When I heard Women Make Noise was in the pipeline, I had my hand firmly placed in the air to read it. A book that would plot the history of ‘all-girl’ bands, from the country stylings of The Carter Sisters right through to the political miscreants of Pussy Riot? This was something I – and the industry – so desperately needed.
As a musician, I felt I was yet to find a book that spoke to me – one that would chart the history of the women who paved the way for me and my peers.
Growing up near the drab seaside town of Rhyl, in North Wales, I yearned for something bigger and better. I remember seeing Hole on television for the first time.
It was a revelation that a woman could behave like that, all while screeching and brandishing a guitar. There was a strength there that I would spend the rest of my life trying to harness.
For all that, my first reaction to this book was one that many a woman musician has raised: if you don’t want to be judged as a woman, then why draw attention to it at all?
It’s a question that’s tackled in Julia Downes’ preface. Women Make Noise is intended as an effort to plot a certain path for women in music. The danger of this approach remains, however, that as a woman you can find yourself wondering, “Who’s speaking for me?!”
I’ve lived out this contradiction: as a female musician, I put myself out there for all to see and judge, yet I am aware that I would like to be seen as a ‘musician’ first and foremost. Why does anyone need to know my gender, much less my sexual preference? Should I wear make-up and try to look good? Will that make me less ‘feminist’?
Women Make Noise tackles its subject in chronological order, through a series of essays by leading women in the music industry, each focusing on a scene or band.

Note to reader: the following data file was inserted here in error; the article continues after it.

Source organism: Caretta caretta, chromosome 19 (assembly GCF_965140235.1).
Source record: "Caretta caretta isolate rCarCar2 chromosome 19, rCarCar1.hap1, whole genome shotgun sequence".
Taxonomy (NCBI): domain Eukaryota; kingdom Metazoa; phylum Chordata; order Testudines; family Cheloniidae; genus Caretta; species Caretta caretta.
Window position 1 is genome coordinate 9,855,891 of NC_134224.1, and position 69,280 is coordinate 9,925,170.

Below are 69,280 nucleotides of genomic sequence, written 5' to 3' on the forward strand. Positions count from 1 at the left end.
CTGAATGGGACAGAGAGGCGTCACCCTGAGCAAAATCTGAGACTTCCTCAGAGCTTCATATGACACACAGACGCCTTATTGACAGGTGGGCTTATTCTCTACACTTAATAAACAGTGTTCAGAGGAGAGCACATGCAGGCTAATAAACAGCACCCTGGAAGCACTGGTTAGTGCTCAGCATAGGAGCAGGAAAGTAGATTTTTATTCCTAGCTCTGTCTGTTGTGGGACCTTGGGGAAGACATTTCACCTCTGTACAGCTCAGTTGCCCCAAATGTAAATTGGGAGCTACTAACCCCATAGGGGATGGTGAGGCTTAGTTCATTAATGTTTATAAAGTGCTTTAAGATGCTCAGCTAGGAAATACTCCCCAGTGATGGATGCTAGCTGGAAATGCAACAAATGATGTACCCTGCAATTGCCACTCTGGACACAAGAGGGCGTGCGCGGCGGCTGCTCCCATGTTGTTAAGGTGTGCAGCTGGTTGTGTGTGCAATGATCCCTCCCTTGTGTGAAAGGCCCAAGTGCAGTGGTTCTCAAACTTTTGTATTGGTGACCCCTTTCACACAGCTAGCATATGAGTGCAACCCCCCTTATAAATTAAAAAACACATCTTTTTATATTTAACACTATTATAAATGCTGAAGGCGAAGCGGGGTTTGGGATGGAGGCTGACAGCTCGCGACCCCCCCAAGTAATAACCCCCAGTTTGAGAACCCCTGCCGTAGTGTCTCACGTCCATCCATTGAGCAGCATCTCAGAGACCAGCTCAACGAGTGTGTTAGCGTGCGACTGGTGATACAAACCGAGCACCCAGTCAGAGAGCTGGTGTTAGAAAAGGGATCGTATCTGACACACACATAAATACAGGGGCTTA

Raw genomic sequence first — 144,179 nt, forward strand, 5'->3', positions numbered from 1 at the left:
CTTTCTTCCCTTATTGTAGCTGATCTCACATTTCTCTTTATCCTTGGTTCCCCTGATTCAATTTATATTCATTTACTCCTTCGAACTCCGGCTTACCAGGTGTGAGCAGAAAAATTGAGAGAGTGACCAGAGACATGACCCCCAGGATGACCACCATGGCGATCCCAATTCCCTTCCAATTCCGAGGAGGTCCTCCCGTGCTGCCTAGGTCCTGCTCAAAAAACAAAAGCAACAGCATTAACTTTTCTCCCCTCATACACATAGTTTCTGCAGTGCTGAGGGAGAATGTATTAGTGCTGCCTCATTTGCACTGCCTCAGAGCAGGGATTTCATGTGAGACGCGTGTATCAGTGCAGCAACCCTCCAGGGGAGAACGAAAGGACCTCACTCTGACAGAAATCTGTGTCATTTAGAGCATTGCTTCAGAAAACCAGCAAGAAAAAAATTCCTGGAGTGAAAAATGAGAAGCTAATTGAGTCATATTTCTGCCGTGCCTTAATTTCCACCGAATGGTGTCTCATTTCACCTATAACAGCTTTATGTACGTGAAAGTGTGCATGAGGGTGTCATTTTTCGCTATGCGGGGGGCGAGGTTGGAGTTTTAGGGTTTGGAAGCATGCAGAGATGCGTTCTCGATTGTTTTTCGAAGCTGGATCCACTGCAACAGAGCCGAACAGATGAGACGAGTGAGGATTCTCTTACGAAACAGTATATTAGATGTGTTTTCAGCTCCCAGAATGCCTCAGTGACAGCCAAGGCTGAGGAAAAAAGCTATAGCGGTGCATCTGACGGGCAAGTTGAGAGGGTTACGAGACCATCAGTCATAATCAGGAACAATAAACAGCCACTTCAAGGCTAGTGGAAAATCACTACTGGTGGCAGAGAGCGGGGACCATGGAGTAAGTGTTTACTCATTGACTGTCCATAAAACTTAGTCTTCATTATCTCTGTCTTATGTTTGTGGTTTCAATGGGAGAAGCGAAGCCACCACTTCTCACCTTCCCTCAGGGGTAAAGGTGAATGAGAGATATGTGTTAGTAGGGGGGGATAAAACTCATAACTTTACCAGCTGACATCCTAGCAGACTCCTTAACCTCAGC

It was tempting want to jump straight ahead to the riot grrrl period that I know and love, but I was captivated by the earlier beginnings, which I had so shamefully neglected in my collection.
Particularly thought-provoking was the idea that ‘family bands’ could be an emancipatory approach for women musicians. The move from 60s girls bands into the progressive rock of the 70s makes for an equally fascinating story.
if you're going to get up there, you may as well say something Out of this book emerges the message that banding together as a female-only group will incite political debate – whether you like it or not. Whatever your aims, the idea of what you represent will be pushed upon you. So if you’re going to get up there, you may as well say something.
It’s also a reminder to appreciate the efforts of those who went before me – and to never pick up my guitar or sing on a stage without thinking about what I want to say.
To be a female musician, it appears, you just have to be a woman with an instrument. But to be a musician in your own right, you have to be better than a man.
Recommended for: Everyone who loves music. Not just women, but men too.
Other recommended reading: Paradoxical Undressing by Kristin Hersh, The Carter Family: Don’t Forget This Song, a graphic novel by Frank Young and David Lasky,
Women in Music: An Anthology of Source Readings from the Middle Ages to the Present by Carol Neuis-Bates, Girls to the Front: The True Story of the Riot Grrrl Revolution by Sara Marcus